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Carbon Tax and what to means to me

May 17, 2011

Whilst I may be known as Mr Taxman I profess that, as at today's date, I am not an expert about Carbon Tax.  I have no opinion on whether it will be good for the economy, the Government, companies, Australian households or even the environment, in general.  I have no idea of whether $20 per tonne is a fair price or whether it should be closer to $40 per tonne as per the leaked consultancy document earlier this week (although I suspect that it was a political game to scare the public with the $40 price and then announce a "lower" $20 price in order to get it passed!)

But there is one thing that I do know about the proposed Carbon Tax and that is it will be great for the accounting industry, particularly aspiring accountants looking for a job opportunity in the future.  It is always the same when any significant new tax legislation is introduced.  There will be a rush for accountants to know how to apply the Carbon Tax and then in a few years' time find ways to legally minimise the Tax.  The quicker the minimisation process the better for company executives and shareholders. 

I remember being seconded to Dunedin by a big-4 firm back in the 1990s to learn all about the Goods & Services Tax in New Zealand because Dr John Hewson was going to win the "unlosable" election and introduce a similar broad-based consumption tax in Australia.  I never got to publicly thank him for his infamous birthday cake interview on A Current Affair (how many candles was it again John?) but his monumental stuff-up led to an enjoyable eight-week paid holiday in the South Island during snow season.  So thank you Dr John! 

So when "Uncle John" got into power in the next election and introduced the GST, all of a sudden there was an urgency for GST experts around the country.  This was great news as I had just started up my own little accountancy practice a year earlier and my valuable, albeit somewhat short, NZ experience would create a competitive advantage that I would enjoy for the following decade.  My small little practice grew quite dramatically and with new clients coming in the door at a rapid rate it was like shooting fish in a barrel.  Again a special thank you to Dr John.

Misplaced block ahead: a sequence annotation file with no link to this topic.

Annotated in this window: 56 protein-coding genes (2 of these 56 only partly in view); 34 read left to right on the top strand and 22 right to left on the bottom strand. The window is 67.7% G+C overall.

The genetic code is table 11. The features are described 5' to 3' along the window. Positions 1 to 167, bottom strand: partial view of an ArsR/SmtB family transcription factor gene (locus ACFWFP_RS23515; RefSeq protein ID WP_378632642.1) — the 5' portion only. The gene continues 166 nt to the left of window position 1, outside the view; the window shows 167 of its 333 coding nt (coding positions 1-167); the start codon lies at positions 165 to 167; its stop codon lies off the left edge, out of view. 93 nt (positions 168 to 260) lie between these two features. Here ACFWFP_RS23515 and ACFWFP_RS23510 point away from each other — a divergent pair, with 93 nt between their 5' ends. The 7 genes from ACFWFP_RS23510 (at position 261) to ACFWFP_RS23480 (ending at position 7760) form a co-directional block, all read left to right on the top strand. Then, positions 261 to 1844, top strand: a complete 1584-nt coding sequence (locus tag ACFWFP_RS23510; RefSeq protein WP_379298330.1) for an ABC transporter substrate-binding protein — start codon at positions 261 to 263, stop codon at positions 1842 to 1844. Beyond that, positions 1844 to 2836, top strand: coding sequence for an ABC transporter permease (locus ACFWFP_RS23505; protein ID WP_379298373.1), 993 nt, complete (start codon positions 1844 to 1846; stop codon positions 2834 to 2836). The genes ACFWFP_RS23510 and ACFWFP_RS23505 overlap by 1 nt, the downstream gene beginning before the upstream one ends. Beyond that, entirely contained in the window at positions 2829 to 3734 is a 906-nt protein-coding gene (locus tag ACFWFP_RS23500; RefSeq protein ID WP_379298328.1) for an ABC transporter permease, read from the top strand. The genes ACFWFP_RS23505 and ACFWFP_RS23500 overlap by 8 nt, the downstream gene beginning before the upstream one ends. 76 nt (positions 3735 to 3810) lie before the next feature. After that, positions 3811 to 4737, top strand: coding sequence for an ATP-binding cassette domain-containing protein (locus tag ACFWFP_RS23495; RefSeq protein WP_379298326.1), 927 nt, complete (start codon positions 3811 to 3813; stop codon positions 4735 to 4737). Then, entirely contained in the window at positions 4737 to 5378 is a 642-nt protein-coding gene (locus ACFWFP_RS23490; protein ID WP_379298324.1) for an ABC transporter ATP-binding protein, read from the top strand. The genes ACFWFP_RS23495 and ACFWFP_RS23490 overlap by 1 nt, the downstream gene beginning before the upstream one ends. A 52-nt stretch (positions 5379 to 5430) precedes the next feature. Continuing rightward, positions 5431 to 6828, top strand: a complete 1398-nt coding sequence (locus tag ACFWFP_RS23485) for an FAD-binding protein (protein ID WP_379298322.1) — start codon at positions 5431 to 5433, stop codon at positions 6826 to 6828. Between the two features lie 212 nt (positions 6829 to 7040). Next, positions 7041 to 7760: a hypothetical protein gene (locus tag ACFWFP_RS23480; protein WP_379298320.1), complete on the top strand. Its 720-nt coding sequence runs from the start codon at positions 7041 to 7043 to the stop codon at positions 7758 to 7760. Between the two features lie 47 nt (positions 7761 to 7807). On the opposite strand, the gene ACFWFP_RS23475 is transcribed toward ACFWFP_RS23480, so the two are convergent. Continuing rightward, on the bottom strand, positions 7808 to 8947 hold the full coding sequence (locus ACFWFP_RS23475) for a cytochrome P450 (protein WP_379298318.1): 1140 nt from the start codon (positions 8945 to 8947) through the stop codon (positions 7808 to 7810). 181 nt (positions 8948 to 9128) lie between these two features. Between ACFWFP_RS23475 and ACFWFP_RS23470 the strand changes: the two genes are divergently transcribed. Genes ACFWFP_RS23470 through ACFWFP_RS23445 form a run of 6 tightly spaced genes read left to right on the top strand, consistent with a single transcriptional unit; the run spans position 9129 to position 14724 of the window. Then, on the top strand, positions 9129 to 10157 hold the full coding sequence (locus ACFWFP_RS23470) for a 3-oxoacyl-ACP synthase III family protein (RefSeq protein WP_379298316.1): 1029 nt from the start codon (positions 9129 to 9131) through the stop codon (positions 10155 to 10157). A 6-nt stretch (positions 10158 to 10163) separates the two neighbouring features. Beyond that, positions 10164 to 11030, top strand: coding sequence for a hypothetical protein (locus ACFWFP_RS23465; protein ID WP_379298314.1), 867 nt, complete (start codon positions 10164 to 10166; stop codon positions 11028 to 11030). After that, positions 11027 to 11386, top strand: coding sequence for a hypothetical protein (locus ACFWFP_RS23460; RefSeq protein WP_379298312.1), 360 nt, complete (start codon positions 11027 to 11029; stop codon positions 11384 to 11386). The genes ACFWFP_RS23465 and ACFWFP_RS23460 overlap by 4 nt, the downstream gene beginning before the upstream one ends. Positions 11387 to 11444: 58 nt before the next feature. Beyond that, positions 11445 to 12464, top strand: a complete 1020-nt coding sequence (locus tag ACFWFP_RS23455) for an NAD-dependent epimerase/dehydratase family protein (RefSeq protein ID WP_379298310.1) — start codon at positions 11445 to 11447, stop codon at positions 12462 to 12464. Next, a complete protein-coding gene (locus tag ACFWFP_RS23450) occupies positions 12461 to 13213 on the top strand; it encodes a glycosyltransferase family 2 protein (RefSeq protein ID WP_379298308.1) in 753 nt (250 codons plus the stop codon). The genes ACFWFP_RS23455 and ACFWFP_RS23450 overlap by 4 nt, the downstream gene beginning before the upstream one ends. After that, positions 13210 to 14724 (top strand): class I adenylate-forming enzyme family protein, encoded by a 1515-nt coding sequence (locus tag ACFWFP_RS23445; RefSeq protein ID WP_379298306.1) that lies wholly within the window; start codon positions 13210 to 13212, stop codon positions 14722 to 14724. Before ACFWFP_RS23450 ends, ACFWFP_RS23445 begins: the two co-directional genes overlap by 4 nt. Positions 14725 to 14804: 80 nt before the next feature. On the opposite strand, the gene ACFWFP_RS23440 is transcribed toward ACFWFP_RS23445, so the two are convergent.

The new Carbon Tax will also provide a huge lift for the education industry as more companies will need people trained up on the new tax.  Expect accounting software providers to have a "new" Carbon Tax calculator on their products.

I told my Corporate Accounting class a few weeks ago that the new Carbon Tax would provide such great opportunities for them in the future, like the GST provided me.  And they could become "experts" within eight weeks!  What a great incentive for them to put in the hard yards when it is so difficult to get a job with no experience these days.

So over the last eight weeks, I have got my uni students doing an assignment on Carbon Tax and the Emissions Trading Scheme.  I split them into groups of five and each group is looking at a different Australian public listed company and what the impact will be on the balance sheet and the income statement.  They provided a preliminary report to me a few weeks ago with some interesting results.  Stay tuned for the final results in a few weeks' time.

I expect that the new tax will also provide an opportunity for the entrepreneurial accountant.  Stay tuned for CarbonTaxMan to hit our screens very shortly.  Whoever that is, then just remember to publicly thank "Auntie Julia" in a decade from now.

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